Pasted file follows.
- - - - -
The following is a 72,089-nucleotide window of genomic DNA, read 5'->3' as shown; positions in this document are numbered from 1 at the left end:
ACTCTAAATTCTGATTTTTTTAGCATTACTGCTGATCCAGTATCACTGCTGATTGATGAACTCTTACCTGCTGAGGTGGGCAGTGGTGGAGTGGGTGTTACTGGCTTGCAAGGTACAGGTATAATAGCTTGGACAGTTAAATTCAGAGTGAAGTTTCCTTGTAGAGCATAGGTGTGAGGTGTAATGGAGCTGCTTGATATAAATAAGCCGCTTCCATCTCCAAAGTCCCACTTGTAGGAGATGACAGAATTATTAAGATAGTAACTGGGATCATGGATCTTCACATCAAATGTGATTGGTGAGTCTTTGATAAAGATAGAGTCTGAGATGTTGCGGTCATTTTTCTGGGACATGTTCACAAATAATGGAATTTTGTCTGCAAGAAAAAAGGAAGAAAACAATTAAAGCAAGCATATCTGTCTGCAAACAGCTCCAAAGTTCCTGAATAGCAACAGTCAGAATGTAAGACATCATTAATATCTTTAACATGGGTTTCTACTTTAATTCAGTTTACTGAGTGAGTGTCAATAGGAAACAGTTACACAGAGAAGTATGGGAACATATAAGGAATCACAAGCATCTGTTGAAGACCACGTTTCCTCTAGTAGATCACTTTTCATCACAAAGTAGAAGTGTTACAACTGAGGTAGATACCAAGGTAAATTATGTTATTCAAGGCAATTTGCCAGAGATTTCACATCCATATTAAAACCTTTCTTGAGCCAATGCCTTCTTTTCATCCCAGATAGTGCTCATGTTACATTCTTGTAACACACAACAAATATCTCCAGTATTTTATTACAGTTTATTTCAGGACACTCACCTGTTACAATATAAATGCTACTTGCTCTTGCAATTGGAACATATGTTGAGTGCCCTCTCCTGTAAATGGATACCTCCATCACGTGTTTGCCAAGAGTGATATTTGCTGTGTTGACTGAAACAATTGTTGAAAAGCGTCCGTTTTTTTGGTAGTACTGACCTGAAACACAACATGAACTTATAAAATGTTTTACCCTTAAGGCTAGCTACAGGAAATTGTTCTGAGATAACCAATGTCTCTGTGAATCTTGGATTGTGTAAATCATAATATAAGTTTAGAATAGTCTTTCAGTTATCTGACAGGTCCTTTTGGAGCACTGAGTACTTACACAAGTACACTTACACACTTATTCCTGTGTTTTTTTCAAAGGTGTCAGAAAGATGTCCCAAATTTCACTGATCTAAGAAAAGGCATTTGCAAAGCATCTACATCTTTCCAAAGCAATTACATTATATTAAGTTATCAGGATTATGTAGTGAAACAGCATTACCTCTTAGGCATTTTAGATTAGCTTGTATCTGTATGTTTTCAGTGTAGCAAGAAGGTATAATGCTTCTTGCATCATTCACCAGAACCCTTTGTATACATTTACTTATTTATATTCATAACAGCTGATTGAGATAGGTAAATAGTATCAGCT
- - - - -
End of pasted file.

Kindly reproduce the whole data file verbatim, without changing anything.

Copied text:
The following is a 72,089-nucleotide window of genomic DNA, read 5'->3' as shown; positions in this document are numbered from 1 at the left end:
ACTCTAAATTCTGATTTTTTTAGCATTACTGCTGATCCAGTATCACTGCTGATTGATGAACTCTTACCTGCTGAGGTGGGCAGTGGTGGAGTGGGTGTTACTGGCTTGCAAGGTACAGGTATAATAGCTTGGACAGTTAAATTCAGAGTGAAGTTTCCTTGTAGAGCATAGGTGTGAGGTGTAATGGAGCTGCTTGATATAAATAAGCCGCTTCCATCTCCAAAGTCCCACTTGTAGGAGATGACAGAATTATTAAGATAGTAACTGGGATCATGGATCTTCACATCAAATGTGATTGGTGAGTCTTTGATAAAGATAGAGTCTGAGATGTTGCGGTCATTTTTCTGGGACATGTTCACAAATAATGGAATTTTGTCTGCAAGAAAAAAGGAAGAAAACAATTAAAGCAAGCATATCTGTCTGCAAACAGCTCCAAAGTTCCTGAATAGCAACAGTCAGAATGTAAGACATCATTAATATCTTTAACATGGGTTTCTACTTTAATTCAGTTTACTGAGTGAGTGTCAATAGGAAACAGTTACACAGAGAAGTATGGGAACATATAAGGAATCACAAGCATCTGTTGAAGACCACGTTTCCTCTAGTAGATCACTTTTCATCACAAAGTAGAAGTGTTACAACTGAGGTAGATACCAAGGTAAATTATGTTATTCAAGGCAATTTGCCAGAGATTTCACATCCATATTAAAACCTTTCTTGAGCCAATGCCTTCTTTTCATCCCAGATAGTGCTCATGTTACATTCTTGTAACACACAACAAATATCTCCAGTATTTTATTACAGTTTATTTCAGGACACTCACCTGTTACAATATAAATGCTACTTGCTCTTGCAATTGGAACATATGTTGAGTGCCCTCTCCTGTAAATGGATACCTCCATCACGTGTTTGCCAAGAGTGATATTTGCTGTGTTGACTGAAACAATTGTTGAAAAGCGTCCGTTTTTTTGGTAGTACTGACCTGAAACACAACATGAACTTATAAAATGTTTTACCCTTAAGGCTAGCTACAGGAAATTGTTCTGAGATAACCAATGTCTCTGTGAATCTTGGATTGTGTAAATCATAATATAAGTTTAGAATAGTCTTTCAGTTATCTGACAGGTCCTTTTGGAGCACTGAGTACTTACACAAGTACACTTACACACTTATTCCTGTGTTTTTTTCAAAGGTGTCAGAAAGATGTCCCAAATTTCACTGATCTAAGAAAAGGCATTTGCAAAGCATCTACATCTTTCCAAAGCAATTACATTATATTAAGTTATCAGGATTATGTAGTGAAACAGCATTACCTCTTAGGCATTTTAGATTAGCTTGTATCTGTATGTTTTCAGTGTAGCAAGAAGGTATAATGCTTCTTGCATCATTCACCAGAACCCTTTGTATACATTTACTTATTTATATTCATAACAGCTGATTGAGATAGGTAAATAGTATCAGCT